The reports of cases from the Court of King's Bench from the first two years of the reign of Charles I that have found their way into print are not necessarily the best, although they are now, of course, the ones that are the most familiar. As will be discussed, many of the attributions of authorship are dubious or false. However, the anonymity to the present generation of lawyers and judges should not by itself detract from their validity. This is because the preservation and printing of law reports in the seventeenth century was quite haphazard, being undertaken more often than not by printers acting without any help or advice from lawyers. Modern editions of the law reports of this period, 1625 to 1627, will shed much light on the obscurity of the sources of this period of legal history. The following discussion centers on the individual sets of King's Bench law reports from this time.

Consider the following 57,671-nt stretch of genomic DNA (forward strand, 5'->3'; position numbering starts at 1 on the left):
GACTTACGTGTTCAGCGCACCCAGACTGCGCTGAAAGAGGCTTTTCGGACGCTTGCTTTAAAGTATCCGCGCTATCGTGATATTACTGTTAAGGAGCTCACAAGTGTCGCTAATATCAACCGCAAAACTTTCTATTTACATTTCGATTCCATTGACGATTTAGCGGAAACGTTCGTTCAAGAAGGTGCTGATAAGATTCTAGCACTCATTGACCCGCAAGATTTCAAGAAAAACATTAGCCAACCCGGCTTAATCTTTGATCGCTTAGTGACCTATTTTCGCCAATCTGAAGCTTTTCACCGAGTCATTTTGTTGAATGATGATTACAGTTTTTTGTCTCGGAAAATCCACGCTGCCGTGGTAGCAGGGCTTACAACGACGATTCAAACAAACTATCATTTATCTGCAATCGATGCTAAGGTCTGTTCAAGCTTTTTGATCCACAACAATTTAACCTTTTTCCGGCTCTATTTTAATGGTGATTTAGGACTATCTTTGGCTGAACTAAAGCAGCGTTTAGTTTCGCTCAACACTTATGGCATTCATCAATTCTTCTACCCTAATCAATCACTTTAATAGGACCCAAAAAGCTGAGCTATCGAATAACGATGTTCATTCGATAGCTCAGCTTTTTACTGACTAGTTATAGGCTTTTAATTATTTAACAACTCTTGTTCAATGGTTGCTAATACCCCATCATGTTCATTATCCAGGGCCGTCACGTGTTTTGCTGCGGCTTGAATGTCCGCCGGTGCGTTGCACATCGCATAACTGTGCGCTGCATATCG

Robert Paynell's King's Bench Reports (1625-1627) (William Hamilton Bryson ed., 2010).